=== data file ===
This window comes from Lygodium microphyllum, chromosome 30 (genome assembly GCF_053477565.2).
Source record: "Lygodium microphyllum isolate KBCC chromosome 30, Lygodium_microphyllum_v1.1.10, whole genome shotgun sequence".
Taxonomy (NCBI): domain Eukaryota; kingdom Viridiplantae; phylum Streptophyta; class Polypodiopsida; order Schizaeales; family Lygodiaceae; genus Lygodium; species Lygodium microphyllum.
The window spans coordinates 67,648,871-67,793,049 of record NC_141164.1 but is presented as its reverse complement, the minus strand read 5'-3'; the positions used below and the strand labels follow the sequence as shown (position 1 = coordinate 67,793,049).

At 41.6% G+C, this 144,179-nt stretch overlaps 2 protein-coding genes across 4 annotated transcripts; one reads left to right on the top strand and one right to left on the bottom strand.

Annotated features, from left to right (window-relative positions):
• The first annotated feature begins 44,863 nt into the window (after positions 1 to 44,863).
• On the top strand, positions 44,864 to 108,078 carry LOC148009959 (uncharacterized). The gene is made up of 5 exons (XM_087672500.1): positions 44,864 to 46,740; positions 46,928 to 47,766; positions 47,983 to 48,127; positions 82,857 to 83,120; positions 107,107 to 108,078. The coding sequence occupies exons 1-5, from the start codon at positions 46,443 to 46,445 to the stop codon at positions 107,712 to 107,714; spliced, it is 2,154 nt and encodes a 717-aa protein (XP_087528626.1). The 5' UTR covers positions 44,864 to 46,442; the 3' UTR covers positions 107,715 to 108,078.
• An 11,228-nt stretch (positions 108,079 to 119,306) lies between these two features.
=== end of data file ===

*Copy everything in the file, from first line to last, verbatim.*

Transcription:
This window comes from Lygodium microphyllum, chromosome 30 (genome assembly GCF_053477565.2).
Source record: "Lygodium microphyllum isolate KBCC chromosome 30, Lygodium_microphyllum_v1.1.10, whole genome shotgun sequence".
Taxonomy (NCBI): domain Eukaryota; kingdom Viridiplantae; phylum Streptophyta; class Polypodiopsida; order Schizaeales; family Lygodiaceae; genus Lygodium; species Lygodium microphyllum.
The window spans coordinates 67,648,871-67,793,049 of record NC_141164.1 but is presented as its reverse complement, the minus strand read 5'-3'; the positions used below and the strand labels follow the sequence as shown (position 1 = coordinate 67,793,049).

At 41.6% G+C, this 144,179-nt stretch overlaps 2 protein-coding genes across 4 annotated transcripts; one reads left to right on the top strand and one right to left on the bottom strand.

Annotated features, from left to right (window-relative positions):
• The first annotated feature begins 44,863 nt into the window (after positions 1 to 44,863).
• On the top strand, positions 44,864 to 108,078 carry LOC148009959 (uncharacterized). The gene is made up of 5 exons (XM_087672500.1): positions 44,864 to 46,740; positions 46,928 to 47,766; positions 47,983 to 48,127; positions 82,857 to 83,120; positions 107,107 to 108,078. The coding sequence occupies exons 1-5, from the start codon at positions 46,443 to 46,445 to the stop codon at positions 107,712 to 107,714; spliced, it is 2,154 nt and encodes a 717-aa protein (XP_087528626.1). The 5' UTR covers positions 44,864 to 46,442; the 3' UTR covers positions 107,715 to 108,078.
• An 11,228-nt stretch (positions 108,079 to 119,306) lies between these two features.